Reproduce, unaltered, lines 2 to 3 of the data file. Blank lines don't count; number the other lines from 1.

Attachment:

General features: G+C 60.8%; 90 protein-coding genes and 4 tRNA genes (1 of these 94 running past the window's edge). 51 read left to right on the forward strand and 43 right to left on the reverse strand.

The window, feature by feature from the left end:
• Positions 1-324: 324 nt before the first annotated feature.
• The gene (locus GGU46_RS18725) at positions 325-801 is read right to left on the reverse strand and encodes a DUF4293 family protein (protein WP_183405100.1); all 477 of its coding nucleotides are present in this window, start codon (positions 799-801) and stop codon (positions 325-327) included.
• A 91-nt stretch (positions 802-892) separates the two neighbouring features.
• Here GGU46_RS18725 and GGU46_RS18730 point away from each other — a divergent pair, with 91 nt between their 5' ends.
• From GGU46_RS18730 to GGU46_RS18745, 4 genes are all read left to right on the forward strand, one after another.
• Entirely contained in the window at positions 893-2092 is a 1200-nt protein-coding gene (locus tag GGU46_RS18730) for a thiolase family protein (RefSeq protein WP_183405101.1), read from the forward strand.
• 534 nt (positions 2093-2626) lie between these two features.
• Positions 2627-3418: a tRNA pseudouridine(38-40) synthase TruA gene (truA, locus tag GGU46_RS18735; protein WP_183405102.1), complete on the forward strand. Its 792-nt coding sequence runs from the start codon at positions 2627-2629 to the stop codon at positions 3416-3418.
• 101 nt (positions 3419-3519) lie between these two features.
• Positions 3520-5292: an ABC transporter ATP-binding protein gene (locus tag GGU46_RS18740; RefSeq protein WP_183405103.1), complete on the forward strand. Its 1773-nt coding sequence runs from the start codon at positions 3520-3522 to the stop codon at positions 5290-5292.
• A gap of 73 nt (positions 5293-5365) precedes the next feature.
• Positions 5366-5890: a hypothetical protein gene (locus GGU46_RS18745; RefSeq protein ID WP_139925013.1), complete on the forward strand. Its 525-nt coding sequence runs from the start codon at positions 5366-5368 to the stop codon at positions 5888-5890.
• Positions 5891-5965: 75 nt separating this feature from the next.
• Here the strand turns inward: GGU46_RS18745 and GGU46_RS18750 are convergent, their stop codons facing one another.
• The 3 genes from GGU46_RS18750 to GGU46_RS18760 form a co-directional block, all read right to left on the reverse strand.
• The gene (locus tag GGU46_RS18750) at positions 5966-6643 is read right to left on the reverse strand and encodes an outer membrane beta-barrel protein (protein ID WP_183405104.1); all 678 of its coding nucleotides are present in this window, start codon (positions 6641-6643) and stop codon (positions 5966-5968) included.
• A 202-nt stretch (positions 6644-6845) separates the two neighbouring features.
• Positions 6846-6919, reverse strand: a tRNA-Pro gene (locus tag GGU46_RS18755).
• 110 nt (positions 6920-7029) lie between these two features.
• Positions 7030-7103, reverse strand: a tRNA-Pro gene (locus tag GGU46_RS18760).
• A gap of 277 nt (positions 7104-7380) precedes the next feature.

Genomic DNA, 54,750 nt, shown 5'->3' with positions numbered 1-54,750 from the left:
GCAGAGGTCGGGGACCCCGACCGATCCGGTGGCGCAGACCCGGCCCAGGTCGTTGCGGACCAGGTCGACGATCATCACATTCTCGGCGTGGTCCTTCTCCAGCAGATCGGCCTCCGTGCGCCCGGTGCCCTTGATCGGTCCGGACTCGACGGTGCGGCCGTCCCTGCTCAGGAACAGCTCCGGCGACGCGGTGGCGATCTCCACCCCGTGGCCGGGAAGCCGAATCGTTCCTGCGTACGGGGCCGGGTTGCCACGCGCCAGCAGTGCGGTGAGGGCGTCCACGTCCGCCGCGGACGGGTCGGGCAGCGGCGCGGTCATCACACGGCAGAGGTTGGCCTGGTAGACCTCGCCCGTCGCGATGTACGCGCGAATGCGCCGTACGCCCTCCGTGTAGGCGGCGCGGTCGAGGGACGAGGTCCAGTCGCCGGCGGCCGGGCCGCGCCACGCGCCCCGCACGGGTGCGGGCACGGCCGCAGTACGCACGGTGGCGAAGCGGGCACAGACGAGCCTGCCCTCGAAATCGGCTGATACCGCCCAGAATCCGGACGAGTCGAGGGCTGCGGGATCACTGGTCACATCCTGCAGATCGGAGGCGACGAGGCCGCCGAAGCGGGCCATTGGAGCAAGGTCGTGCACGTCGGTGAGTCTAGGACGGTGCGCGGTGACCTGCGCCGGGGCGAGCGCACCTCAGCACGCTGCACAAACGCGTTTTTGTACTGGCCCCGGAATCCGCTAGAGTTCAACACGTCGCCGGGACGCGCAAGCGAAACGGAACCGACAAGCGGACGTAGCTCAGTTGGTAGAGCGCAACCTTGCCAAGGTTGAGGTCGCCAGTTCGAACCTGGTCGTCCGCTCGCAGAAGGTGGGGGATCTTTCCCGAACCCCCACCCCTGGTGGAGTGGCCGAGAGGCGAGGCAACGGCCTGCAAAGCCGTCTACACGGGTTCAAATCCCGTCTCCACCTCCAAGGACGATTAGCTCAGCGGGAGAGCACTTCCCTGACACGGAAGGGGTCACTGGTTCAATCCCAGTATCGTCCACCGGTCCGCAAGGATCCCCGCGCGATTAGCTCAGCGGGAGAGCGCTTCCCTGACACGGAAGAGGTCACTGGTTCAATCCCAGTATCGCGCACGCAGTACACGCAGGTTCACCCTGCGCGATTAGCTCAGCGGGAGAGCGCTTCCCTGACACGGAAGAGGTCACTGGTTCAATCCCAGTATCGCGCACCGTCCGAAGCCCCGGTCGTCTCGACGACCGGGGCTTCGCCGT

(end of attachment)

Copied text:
The window, feature by feature from the left end:
• Positions 1-324: 324 nt before the first annotated feature.